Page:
Breaking the Mold: Sacramento Police Department’s First Female Canine Officer Linda Matthew
By Chelsea Irvine
We’ve heard a lot lately about the feminist movement (thanks, #Bey) and women’s efforts to end stereotypes and crush the ever-present glass ceiling. Let us also not forget that women are succeeding in this effort, every day.
Enter Officer Linda Matthew, Sacramento Police Department’s first ever female canine officer. For nine years now, Linda has proven that yes, women are more than capable of doing the toughest jobs of their male counterparts.
Linda is great company. I had an opportunity to interview her for a vlog for a law enforcement client, the Peace Officers Research Association of California (PORAC), who are highlighting the impressive work of their female members. As a HUGE bonus, Linda brought her canine partner Rollo, who was, of course, the most anticipated guest to ever enter our office (sorry, Governor Brown and LG Newsom).
Linda began her career after working in retail at Victoria’s Secret and becoming fed up with the number of shoplifters frequenting her store.
“I was always the one who would chase the shoplifters out of the stores,” Linda mentioned during our discussion.
She went on a ride along with a friend and was hooked. Linda has been with Sac PD for almost 15 years, working with the canine unit for nine and with her current partner, Rollo, for seven. Linda and Rollo spend all day, every day together; patrolling the streets of Sacramento and ending their days at home together (she even admitted she sometimes lets Rollo sleep in the bed at night – those of us who love dogs can’t blame her for that.)
Together, Linda and Rollo respond to incidents of armed or dangerous suspects, in-progress felonies such as robberies and burglaries, searches for concealed or fleeing suspects and searches for narcotics or explosives. They also conduct public demonstrations at community events and schools. The K9 unit collectively participates in over 100 of these events every year.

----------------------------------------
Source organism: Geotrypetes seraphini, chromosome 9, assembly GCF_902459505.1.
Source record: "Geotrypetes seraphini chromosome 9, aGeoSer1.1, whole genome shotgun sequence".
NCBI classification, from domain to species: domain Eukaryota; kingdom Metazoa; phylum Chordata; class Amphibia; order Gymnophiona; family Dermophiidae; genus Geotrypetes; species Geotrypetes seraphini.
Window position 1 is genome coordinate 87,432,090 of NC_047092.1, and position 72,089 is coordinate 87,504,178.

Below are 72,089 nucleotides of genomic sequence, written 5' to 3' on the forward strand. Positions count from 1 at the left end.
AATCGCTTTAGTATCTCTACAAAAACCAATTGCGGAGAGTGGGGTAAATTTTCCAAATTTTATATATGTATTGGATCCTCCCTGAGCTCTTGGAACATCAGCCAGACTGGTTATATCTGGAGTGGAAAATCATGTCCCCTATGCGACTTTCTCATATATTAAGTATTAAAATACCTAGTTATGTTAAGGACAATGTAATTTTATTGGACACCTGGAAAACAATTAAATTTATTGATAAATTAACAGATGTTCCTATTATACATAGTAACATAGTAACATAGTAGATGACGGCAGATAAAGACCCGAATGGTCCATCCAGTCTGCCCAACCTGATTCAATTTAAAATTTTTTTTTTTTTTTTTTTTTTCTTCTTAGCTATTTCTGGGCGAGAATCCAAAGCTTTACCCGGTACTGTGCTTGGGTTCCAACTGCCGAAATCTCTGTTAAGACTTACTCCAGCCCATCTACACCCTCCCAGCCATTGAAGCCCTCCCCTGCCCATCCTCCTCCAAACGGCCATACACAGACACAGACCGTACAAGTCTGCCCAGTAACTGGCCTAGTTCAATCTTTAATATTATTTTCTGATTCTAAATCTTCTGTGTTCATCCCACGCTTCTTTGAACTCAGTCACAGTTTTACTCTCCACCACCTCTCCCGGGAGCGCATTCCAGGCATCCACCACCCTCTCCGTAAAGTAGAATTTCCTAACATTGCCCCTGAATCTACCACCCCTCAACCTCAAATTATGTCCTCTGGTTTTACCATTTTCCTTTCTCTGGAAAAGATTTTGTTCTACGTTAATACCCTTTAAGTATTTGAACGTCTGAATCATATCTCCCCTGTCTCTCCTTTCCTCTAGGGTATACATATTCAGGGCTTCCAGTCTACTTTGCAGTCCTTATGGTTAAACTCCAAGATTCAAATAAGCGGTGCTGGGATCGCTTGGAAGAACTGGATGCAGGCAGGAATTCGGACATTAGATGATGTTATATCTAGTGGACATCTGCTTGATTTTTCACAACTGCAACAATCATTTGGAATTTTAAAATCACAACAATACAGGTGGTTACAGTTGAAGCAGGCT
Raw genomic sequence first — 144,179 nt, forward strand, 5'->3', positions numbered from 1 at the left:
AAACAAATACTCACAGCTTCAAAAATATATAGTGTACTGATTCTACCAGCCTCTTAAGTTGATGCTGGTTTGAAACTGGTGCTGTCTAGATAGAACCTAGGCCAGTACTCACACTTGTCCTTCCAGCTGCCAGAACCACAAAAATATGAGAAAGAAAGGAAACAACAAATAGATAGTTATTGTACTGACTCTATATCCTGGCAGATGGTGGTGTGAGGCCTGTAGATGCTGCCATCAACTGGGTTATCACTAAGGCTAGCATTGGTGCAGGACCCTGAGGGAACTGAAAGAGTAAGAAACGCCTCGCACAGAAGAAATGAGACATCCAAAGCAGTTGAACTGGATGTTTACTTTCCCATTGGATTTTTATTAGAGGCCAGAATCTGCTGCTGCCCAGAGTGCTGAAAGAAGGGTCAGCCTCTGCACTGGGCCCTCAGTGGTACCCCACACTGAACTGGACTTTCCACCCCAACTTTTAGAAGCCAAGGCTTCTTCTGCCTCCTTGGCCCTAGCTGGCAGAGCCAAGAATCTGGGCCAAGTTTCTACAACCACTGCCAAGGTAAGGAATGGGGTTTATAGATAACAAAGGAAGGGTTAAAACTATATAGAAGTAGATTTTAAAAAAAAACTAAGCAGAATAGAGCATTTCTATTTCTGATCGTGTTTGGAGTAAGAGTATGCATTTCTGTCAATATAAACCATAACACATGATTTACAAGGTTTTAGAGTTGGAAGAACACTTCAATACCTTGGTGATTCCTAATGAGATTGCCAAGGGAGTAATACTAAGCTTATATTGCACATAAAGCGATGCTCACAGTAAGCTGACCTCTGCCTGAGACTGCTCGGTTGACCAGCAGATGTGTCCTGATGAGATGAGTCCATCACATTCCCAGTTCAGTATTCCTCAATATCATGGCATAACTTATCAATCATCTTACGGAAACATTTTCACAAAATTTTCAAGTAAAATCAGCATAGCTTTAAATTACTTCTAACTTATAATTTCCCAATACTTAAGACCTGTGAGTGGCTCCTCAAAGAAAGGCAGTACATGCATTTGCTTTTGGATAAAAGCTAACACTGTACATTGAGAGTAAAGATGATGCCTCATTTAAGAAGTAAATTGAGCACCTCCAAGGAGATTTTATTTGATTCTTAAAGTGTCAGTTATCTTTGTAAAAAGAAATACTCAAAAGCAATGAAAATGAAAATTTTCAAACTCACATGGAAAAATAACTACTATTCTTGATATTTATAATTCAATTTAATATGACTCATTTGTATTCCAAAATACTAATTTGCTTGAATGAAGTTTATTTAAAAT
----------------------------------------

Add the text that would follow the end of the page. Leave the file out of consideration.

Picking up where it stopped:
In their seven years together, Linda and Rollo have had some impressive experiences.
“One of our biggest accomplishments together as a team was when we were dispatched to a domestic violence call. When the suspect saw the officers he ran out the back door into a residential neighborhood. When Rollo and I got there to search for him, we had probably searched two or three blocks and we came upon a vacant house. As we were walking down the side of the house, Rollo made one quick head jerk (toward the house), we made our way into the house and found the suspect hiding inside.”
The canines used by police can often do the work of multiple officers in half the time; the unit even referring to them as “force multipliers.” The dogs’ smell, sight, speed, and agility are critical to their job functions. The dogs go through extensive testing and the few dogs that make the cut go through an additional four months of training with their handlers and must pass a rigorous certification test. After passing the test, the dogs and their handlers continue training 16 to 20 hours more each month.
Linda has learned a lot since becoming a canine handler. When it comes to approaching suspects, the reaction to an officer with a gun and an officer with a canine is drastically different.
“There has definitely been a change or a shift in how the public views me now. You could have someone at gunpoint, talking to them, getting them to not run away from you and they’ll just turn and run, they don’t care. When you roll up to a call and you’ve got your window down and the dog is barking, it just intimidates people and they stop. It’s amazing: they stop.
Linda has been welcomed with open arms to the Sac PD Canine Unit. She is clearly happy with her decision and loves spending her days with Rollo (even when he eats half of her lunch if she isn’t looking).
Linda is also very supportive of her fellow female officers and those looking to join the law enforcement profession.
“A piece of advice to a female looking to get into this profession would be to talk to as many people as you can that are already doing this job. And just keep going for what you want. Don’t give up… If it’s something that you want to do, just keep going for it; especially if you’re trying to become a canine handler or any specialty unit.”
It was great chatting with Linda and learning about what it is really like to be a canine cop. Women like Linda make it easier for others by opening doors that were closed tight in years past. We’re lucky to have Linda and Rollo keeping the grid’s streets safe.